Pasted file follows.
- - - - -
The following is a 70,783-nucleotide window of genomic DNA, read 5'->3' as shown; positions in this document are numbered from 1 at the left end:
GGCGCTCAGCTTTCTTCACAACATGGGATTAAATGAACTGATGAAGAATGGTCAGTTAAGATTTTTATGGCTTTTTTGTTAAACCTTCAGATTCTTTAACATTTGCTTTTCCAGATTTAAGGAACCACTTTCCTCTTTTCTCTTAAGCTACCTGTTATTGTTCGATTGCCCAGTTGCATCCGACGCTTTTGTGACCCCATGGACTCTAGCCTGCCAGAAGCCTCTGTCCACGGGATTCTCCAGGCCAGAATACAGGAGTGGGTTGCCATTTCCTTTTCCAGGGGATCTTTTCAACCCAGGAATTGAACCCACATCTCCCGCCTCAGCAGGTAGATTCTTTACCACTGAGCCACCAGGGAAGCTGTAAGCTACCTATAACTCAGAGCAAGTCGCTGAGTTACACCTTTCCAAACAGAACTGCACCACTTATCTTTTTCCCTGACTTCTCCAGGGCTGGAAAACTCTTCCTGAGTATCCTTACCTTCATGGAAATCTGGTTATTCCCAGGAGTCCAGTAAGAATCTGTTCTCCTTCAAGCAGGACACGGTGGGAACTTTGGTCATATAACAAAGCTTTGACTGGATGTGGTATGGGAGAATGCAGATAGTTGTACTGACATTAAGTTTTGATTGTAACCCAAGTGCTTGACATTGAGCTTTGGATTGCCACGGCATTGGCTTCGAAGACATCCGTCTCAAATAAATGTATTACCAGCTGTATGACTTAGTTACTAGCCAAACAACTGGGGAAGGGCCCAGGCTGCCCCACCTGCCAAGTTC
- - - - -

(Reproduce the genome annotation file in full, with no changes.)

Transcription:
The following is a 70,783-nucleotide window of genomic DNA, read 5'->3' as shown; positions in this document are numbered from 1 at the left end:
GGCGCTCAGCTTTCTTCACAACATGGGATTAAATGAACTGATGAAGAATGGTCAGTTAAGATTTTTATGGCTTTTTTGTTAAACCTTCAGATTCTTTAACATTTGCTTTTCCAGATTTAAGGAACCACTTTCCTCTTTTCTCTTAAGCTACCTGTTATTGTTCGATTGCCCAGTTGCATCCGACGCTTTTGTGACCCCATGGACTCTAGCCTGCCAGAAGCCTCTGTCCACGGGATTCTCCAGGCCAGAATACAGGAGTGGGTTGCCATTTCCTTTTCCAGGGGATCTTTTCAACCCAGGAATTGAACCCACATCTCCCGCCTCAGCAGGTAGATTCTTTACCACTGAGCCACCAGGGAAGCTGTAAGCTACCTATAACTCAGAGCAAGTCGCTGAGTTACACCTTTCCAAACAGAACTGCACCACTTATCTTTTTCCCTGACTTCTCCAGGGCTGGAAAACTCTTCCTGAGTATCCTTACCTTCATGGAAATCTGGTTATTCCCAGGAGTCCAGTAAGAATCTGTTCTCCTTCAAGCAGGACACGGTGGGAACTTTGGTCATATAACAAAGCTTTGACTGGATGTGGTATGGGAGAATGCAGATAGTTGTACTGACATTAAGTTTTGATTGTAACCCAAGTGCTTGACATTGAGCTTTGGATTGCCACGGCATTGGCTTCGAAGACATCCGTCTCAAATAAATGTATTACCAGCTGTATGACTTAGTTACTAGCCAAACAACTGGGGAAGGGCCCAGGCTGCCCCACCTGCCAAGTTC